Incident Management

Maintain continuous operations with a robust incident management process and system

Incidente a punto de ocurrir

What is Incident Management?

Incident management is the process of identifying and analyzing hazards and risks in order to come up with effective mitigation and control measures for an organization. This intends to limit incidents’ disruption to operations, minimize negative impact, and prevent recurrence. Incident management helps key stakeholders and IT teams investigate and resolve issues before they evolve into bigger problems.

Incident, Near-Miss, and Accident: What’s the Difference?

The terms are used interchangeably in some industries and all are caused by unwanted events. There are differences, however, according to OSHA and in the context of workplace safety.

Near Miss

Sometimes called a dangerous occurrence, a near-miss is an unplanned event that did not result in bodily harm, illness, fatality, or destruction of property but had the potential to do so. Reporting all near-misses in the workplace is crucial to helping operations fine-tune processes and eliminate or mitigate risks.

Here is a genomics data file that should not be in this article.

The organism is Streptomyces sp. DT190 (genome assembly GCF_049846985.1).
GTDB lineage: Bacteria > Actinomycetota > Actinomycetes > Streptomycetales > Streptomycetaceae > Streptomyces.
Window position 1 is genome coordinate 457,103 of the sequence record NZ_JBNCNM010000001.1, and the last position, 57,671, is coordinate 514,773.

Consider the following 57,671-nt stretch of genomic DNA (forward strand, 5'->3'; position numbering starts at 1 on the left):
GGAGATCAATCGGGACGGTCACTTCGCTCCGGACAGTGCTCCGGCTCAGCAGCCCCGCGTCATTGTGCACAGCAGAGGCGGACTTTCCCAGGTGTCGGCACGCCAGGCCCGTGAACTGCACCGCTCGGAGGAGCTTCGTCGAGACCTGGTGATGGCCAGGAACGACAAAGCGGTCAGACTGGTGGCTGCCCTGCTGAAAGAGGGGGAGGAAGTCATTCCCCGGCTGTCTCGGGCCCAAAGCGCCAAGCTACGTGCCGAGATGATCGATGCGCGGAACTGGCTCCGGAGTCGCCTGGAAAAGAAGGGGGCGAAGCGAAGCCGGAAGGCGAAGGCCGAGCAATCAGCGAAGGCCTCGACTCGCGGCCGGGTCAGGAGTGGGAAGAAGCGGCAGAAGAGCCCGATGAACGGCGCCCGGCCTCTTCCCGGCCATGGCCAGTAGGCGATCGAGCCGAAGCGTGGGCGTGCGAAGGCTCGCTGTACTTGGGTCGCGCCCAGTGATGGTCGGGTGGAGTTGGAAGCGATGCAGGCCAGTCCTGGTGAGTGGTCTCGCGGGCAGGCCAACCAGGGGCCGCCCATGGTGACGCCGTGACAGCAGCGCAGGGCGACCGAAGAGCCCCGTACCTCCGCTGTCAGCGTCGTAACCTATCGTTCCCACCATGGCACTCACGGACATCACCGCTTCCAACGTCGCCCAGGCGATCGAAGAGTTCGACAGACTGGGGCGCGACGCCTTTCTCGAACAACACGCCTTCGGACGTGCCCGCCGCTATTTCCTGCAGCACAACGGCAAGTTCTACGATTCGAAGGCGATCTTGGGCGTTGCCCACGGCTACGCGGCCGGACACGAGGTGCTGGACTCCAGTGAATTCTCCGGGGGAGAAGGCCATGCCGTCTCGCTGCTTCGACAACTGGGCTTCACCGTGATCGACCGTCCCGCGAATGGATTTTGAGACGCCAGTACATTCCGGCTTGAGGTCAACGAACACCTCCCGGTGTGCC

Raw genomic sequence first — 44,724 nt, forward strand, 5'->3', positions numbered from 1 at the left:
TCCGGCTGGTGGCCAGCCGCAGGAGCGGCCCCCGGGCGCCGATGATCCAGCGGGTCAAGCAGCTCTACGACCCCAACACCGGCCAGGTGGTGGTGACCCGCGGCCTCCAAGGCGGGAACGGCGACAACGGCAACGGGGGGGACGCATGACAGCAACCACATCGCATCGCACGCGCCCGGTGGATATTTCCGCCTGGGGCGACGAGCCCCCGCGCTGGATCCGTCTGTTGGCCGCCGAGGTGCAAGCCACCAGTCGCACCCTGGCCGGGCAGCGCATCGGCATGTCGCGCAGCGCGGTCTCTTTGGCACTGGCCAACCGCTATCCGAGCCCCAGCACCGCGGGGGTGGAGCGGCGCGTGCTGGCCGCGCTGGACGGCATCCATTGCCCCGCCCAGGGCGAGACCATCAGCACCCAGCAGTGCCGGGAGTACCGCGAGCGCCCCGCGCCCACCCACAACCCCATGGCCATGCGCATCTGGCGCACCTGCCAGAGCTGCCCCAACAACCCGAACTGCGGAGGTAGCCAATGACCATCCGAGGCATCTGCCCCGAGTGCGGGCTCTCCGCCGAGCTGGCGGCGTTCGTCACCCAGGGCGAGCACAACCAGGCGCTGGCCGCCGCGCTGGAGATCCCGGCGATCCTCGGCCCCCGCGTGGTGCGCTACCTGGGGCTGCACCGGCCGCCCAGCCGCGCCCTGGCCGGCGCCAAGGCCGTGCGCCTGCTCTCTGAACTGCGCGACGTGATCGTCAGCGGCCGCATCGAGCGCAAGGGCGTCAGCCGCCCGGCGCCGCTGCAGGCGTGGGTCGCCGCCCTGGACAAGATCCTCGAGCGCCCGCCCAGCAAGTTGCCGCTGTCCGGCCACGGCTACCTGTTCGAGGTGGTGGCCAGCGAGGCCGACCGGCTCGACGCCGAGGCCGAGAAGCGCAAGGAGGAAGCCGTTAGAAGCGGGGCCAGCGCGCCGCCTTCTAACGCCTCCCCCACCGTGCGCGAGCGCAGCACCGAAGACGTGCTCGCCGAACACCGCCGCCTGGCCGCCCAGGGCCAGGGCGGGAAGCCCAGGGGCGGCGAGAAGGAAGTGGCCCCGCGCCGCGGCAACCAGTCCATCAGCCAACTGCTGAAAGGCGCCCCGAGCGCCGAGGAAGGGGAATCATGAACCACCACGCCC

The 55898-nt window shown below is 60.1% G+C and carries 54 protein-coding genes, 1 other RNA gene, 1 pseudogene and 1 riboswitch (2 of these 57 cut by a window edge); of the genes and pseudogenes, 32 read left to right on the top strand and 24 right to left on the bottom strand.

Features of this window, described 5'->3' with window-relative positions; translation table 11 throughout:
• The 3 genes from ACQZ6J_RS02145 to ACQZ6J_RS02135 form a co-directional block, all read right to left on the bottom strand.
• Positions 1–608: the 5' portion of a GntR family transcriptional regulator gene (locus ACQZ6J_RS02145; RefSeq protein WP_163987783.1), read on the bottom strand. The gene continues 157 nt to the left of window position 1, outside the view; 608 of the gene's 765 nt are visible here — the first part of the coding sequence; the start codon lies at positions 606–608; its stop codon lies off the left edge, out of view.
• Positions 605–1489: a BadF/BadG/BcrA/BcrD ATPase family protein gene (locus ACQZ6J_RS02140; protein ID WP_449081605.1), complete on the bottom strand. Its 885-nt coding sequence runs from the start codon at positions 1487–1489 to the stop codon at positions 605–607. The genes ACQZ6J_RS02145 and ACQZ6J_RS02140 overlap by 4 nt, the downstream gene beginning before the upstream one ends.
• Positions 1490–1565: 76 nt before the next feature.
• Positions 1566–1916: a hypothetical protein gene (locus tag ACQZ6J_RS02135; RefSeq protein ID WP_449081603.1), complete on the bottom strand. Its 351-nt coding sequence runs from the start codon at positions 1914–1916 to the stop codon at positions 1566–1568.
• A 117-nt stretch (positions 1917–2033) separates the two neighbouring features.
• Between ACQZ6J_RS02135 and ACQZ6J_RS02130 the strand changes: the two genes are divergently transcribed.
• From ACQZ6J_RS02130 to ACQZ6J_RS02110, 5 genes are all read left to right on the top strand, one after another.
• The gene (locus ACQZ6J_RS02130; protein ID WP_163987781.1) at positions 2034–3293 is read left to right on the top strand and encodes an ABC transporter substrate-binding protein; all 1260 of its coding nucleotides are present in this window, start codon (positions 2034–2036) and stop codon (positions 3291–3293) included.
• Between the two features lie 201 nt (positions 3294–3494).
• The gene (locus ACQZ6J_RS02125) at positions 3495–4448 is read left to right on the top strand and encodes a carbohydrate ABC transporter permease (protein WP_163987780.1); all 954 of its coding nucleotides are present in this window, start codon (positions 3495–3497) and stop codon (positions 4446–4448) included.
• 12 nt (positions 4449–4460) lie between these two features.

Reporting near misses with all the relevant information can also aid safety officers in formulating safety precautions that can address previously unforeseen hazards, prevent the recurrence of such incidents, and avoid more damaging events in the future.


An incident is an event that disrupts operations and hinders the completion of tasks. Incidents can also be potentially destructive events but, like near-misses, have not resulted in injury, death, or property damage. An incident may introduce hazards or risks to a business and its employees and negatively impact the organization. Inaction and failure to report or investigate incidents may result in their recurrence and lead to more serious repercussions.


Unlike an incident or near-miss, an accident is an undesired event that results in physical injury, illness, fatality, or property damage. Accidents and incidents are often considered to mean the same thing, but a distinction can be made based on their causes.

Accidents are random events that could not have been prevented, with no intended preventive measures in place to mitigate or avoid their occurrence. Incidents, on the other hand, are considered “predictable and could have been prevented if the right actions were taken.”

What is an Incident Management System?